The ReImagining Value Action Lab is a workshop for the radical imagination. Our name signifies our overarching mission: to provide an experimental, social and relational space for communities to challenge and reimagine the overarching paradigm of value in our society in the name of social justice. We are interested in the intersection of economic value and socio-cultural values as a point of transformation. Social justice here signifies an active awareness of and willingness to address the structures and systems of oppressive, exploitative and unjust power in our society, including those related to racism, sexism, homophobia, ableism, colonialism and capitalism. An action lab is a space for rigorous reflection, experimentation and collaboration.

RiVAL’s action-research agenda is defined by three broad themes (with three sub-themes each), five interdisciplinary hallmarks and five methodological strategies.


Post-extractive futures

Today’s mode of global capitalism, entangled as it is with other systems of exploitation and domination including colonialism, imperialism and hetero-patriarchy, is based on the deadly fallacy of a future of endless extraction of wealth, energy and resources from people and the planet. Here, extraction means not only the ecological and social destruction of the resource-extractive sector (mining, oil and gas, etc.). It also means the “accumulation by dispossession” by which social wealth is privatized: the way in which bodies, populations and communities have labour, time and knowledge harvested for the profit of the wealthy and powerful.

Conventional ideas of “the economy” usually help normalize, excuse and hide this state of affairs by making it seem natural, inevitable or even beneficial. What could an expanded imagination of “the economy,” one that encompasses the rich complexity of human and more-than-human “cooperation,” offer for struggles to move beyond a world of extraction? How could reimagining economic value and values be part of a broader systemic transformation for social justice?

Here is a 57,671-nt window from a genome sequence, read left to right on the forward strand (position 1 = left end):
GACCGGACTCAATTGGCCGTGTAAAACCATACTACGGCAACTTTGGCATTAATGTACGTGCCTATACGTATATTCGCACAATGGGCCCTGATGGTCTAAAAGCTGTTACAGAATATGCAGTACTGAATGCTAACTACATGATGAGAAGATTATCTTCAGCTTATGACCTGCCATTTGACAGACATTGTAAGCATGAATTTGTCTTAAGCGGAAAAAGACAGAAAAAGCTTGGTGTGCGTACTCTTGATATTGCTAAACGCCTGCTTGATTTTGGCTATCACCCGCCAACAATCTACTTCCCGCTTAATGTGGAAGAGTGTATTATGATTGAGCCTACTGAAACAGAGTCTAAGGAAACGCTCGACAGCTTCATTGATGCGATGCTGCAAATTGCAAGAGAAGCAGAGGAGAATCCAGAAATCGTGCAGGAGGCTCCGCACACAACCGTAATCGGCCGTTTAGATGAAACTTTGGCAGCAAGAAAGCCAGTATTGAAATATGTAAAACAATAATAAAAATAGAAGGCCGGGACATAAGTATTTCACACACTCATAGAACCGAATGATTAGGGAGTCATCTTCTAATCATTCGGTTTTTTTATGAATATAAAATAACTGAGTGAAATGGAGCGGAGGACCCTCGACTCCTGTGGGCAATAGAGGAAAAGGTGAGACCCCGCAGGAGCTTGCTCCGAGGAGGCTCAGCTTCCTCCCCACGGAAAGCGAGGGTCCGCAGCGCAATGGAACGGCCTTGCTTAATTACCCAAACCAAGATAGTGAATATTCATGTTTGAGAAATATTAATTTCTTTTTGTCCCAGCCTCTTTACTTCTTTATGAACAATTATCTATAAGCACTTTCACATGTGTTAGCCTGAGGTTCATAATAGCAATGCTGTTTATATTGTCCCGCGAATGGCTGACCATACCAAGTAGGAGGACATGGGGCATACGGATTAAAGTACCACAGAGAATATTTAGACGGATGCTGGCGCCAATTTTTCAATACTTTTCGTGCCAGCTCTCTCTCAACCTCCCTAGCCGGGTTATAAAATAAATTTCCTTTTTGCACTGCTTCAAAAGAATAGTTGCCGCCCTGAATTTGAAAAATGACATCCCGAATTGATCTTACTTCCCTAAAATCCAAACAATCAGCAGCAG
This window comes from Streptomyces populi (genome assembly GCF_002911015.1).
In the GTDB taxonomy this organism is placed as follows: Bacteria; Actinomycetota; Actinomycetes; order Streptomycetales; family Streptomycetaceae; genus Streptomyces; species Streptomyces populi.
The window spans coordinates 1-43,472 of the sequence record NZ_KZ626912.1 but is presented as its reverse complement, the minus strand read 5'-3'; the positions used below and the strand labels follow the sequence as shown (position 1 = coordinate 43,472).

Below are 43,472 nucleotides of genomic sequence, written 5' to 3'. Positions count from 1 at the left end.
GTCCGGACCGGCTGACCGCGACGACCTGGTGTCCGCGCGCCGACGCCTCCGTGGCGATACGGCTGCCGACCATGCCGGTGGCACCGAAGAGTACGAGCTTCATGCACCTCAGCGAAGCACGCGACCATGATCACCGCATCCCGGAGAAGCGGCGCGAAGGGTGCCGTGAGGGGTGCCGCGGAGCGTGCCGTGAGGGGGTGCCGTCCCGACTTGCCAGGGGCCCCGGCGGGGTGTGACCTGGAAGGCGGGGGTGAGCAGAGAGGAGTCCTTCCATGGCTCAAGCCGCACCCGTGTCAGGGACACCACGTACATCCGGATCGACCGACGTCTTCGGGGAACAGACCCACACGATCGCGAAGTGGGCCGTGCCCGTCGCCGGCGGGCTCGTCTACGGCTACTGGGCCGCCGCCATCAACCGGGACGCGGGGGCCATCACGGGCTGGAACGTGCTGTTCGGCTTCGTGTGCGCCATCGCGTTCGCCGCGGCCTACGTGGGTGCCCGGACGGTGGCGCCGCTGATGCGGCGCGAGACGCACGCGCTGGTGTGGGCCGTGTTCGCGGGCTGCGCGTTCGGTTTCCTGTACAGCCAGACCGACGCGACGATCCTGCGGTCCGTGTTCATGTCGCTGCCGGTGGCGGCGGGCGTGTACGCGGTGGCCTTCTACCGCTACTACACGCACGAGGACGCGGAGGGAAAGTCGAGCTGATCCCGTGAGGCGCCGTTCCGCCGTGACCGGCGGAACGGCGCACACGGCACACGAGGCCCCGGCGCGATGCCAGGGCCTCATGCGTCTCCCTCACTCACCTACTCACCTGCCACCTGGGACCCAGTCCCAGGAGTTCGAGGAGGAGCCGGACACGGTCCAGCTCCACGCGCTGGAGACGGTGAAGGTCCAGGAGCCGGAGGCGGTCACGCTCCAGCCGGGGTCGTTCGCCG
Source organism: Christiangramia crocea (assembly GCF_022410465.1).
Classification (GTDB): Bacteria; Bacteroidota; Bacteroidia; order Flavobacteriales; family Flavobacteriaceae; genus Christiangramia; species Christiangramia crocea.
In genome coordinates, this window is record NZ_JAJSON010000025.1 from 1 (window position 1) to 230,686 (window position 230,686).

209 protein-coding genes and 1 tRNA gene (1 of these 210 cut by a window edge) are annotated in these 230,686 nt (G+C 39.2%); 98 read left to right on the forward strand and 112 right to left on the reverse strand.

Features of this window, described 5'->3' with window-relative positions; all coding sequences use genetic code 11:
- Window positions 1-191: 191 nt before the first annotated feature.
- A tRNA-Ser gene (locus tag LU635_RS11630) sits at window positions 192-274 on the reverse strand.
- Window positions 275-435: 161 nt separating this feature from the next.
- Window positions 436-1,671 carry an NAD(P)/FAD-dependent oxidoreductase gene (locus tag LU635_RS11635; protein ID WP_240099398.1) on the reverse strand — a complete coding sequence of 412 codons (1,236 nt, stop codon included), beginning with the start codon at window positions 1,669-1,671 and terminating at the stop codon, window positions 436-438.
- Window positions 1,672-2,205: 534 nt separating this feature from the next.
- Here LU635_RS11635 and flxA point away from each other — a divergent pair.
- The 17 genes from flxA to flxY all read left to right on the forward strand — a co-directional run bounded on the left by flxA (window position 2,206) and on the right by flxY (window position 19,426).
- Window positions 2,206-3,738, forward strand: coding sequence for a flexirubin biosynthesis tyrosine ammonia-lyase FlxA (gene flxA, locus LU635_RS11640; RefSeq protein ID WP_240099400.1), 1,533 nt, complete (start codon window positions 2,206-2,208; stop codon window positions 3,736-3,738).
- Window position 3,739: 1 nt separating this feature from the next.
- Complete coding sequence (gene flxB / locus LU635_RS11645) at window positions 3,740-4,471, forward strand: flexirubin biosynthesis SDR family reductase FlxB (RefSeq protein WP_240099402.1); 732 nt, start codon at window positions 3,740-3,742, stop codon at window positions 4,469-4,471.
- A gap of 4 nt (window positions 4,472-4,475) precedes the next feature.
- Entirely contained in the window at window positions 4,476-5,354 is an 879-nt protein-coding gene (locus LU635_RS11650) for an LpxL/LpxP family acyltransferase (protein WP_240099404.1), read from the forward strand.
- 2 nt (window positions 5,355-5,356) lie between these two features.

• Technologies of the common: Around the world, colonial capitalism has advanced by enclosing the commons: those relationships between people and the planet (often mistaken for “resources”) that, when shared and organized by communities, are the basis of life. Today, new digital technologies, which are often built cooperatively, are being enclosed by rent-seeking corporations and other private forces for individualized use and exploitation. How can they be brought back under common stewardship, and how can they help steward the commons?

Decolonizing the settler imagination

Based on Anishinaabe territory, in what is currently known Northwestern Ontario, RiVAL takes a central interest in the intertwined material and imaginative systems of settler colonialism. We are curious about how settlers (non-Indigenous people) on this land might transform individually and collectively to come closer to a right relation to this land and the Indigenous peoples who have cared for it for so many generations. We are interested in what sustains the settler colonial imagination, and how it might be challenged in the name of peace, justice and sustainable prosperity for everyone.